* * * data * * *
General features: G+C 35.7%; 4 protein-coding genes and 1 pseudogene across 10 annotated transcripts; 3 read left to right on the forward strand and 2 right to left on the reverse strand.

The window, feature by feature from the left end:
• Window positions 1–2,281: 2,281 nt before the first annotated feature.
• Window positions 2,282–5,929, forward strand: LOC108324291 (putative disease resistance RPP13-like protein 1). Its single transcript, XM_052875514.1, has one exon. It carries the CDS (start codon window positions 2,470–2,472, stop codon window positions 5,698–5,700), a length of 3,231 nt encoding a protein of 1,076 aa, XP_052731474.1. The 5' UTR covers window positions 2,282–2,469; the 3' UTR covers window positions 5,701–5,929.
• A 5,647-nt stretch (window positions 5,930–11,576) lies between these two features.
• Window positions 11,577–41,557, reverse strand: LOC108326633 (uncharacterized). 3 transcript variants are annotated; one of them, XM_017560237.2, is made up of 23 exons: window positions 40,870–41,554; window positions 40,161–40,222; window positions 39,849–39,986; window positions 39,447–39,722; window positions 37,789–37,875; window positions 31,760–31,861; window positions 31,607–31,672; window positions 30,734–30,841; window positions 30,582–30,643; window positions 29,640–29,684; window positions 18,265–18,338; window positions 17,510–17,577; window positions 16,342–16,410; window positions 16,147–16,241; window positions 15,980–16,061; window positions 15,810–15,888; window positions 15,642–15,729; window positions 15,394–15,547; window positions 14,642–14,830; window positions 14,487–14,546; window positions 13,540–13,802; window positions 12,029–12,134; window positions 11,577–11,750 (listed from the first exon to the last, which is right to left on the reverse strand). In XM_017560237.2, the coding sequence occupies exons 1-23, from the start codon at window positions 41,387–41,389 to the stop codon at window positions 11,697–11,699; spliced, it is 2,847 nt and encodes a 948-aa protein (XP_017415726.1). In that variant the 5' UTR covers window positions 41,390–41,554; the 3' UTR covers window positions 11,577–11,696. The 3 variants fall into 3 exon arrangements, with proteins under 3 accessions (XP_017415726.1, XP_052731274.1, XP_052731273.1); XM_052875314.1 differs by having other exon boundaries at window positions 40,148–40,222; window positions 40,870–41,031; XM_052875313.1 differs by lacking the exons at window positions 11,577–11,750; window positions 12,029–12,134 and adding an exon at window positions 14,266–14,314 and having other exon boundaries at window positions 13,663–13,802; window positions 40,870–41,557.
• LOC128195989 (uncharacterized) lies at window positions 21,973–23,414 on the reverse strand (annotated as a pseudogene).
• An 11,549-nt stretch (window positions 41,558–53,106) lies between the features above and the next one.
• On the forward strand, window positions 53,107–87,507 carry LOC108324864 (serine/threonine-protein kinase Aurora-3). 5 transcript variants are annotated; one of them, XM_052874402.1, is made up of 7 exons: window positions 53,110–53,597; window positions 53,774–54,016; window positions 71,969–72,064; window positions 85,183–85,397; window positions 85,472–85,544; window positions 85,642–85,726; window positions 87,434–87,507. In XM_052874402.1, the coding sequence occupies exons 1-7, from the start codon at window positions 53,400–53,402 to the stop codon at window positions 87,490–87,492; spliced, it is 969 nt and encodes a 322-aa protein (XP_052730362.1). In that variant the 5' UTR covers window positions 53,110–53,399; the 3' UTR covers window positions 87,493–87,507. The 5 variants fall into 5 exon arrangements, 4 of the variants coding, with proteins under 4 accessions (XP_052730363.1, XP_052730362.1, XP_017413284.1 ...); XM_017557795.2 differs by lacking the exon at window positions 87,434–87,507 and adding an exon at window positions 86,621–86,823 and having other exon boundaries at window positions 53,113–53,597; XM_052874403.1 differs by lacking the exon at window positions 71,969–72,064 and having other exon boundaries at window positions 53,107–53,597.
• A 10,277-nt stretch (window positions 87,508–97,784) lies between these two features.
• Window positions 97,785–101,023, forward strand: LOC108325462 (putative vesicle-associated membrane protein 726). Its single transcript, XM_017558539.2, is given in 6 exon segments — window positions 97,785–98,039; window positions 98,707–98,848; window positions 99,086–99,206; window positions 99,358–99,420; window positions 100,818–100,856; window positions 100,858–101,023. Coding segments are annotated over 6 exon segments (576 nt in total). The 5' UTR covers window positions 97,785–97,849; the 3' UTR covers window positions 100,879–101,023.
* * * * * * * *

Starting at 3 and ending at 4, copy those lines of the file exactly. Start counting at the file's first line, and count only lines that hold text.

• Window positions 1–2,281: 2,281 nt before the first annotated feature.
• Window positions 2,282–5,929, forward strand: LOC108324291 (putative disease resistance RPP13-like protein 1). Its single transcript, XM_052875514.1, has one exon. It carries the CDS (start codon window positions 2,470–2,472, stop codon window positions 5,698–5,700), a length of 3,231 nt encoding a protein of 1,076 aa, XP_052731474.1. The 5' UTR covers window positions 2,282–2,469; the 3' UTR covers window positions 5,701–5,929.